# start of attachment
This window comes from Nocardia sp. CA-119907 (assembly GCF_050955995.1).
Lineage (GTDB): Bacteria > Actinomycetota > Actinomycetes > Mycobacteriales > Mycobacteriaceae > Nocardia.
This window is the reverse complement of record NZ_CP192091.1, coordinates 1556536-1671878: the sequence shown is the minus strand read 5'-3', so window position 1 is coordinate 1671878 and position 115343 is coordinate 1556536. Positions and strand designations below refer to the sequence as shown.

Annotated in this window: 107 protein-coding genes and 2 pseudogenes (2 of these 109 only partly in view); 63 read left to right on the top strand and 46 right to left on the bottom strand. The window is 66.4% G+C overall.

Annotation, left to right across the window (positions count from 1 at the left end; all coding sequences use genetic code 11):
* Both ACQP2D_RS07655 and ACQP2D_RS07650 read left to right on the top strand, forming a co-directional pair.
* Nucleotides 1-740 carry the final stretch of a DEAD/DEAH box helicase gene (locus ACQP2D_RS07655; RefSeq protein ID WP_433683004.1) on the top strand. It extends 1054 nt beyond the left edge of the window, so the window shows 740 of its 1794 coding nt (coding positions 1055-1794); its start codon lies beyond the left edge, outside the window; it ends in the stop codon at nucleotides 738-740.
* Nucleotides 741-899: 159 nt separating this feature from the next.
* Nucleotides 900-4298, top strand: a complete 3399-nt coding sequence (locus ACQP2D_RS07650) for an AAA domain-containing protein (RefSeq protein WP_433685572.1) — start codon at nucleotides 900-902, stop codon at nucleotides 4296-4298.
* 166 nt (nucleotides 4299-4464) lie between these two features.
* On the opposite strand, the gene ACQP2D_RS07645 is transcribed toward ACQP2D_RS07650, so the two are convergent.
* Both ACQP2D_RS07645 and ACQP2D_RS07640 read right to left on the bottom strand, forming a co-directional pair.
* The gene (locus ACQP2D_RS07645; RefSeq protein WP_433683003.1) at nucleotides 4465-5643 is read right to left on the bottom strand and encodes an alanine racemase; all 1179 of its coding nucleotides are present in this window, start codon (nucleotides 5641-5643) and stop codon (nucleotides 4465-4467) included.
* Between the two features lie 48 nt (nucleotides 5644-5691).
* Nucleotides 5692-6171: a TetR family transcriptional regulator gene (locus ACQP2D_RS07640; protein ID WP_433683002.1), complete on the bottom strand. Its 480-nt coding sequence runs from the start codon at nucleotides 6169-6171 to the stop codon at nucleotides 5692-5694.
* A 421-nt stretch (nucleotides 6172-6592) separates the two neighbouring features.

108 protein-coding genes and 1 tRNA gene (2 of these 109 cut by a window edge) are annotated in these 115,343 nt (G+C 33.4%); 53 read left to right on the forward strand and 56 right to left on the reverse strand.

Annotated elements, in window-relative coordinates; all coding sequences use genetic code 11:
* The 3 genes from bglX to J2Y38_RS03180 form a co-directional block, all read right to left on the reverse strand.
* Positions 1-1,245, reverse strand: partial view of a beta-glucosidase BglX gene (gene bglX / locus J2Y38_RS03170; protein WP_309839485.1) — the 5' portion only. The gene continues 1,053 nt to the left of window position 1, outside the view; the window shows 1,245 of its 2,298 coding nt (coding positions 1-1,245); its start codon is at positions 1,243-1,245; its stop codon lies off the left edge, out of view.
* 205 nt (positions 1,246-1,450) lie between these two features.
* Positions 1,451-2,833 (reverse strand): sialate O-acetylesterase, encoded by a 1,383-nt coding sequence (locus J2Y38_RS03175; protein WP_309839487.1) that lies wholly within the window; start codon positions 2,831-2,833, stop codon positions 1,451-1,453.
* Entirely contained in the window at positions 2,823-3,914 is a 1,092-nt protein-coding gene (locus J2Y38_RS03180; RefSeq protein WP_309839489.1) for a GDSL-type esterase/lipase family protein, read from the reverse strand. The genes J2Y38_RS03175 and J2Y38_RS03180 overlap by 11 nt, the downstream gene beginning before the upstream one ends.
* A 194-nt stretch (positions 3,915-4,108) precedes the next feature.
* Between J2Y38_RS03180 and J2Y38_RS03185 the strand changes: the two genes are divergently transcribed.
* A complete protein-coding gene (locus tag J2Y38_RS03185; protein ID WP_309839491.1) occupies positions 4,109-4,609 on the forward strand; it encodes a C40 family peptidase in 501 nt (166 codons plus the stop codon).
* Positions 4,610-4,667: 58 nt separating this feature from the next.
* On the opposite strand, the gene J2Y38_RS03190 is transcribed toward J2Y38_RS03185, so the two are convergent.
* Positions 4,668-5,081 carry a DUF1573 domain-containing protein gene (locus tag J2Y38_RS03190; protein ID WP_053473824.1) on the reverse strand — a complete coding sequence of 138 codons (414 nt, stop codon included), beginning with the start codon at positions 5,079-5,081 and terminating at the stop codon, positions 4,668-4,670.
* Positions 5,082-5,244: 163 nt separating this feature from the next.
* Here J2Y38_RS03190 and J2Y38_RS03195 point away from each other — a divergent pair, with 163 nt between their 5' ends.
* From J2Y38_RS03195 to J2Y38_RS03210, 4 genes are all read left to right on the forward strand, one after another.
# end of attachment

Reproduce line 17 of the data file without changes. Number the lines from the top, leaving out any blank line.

108 protein-coding genes and 1 tRNA gene (2 of these 109 cut by a window edge) are annotated in these 115,343 nt (G+C 33.4%); 53 read left to right on the forward strand and 56 right to left on the reverse strand.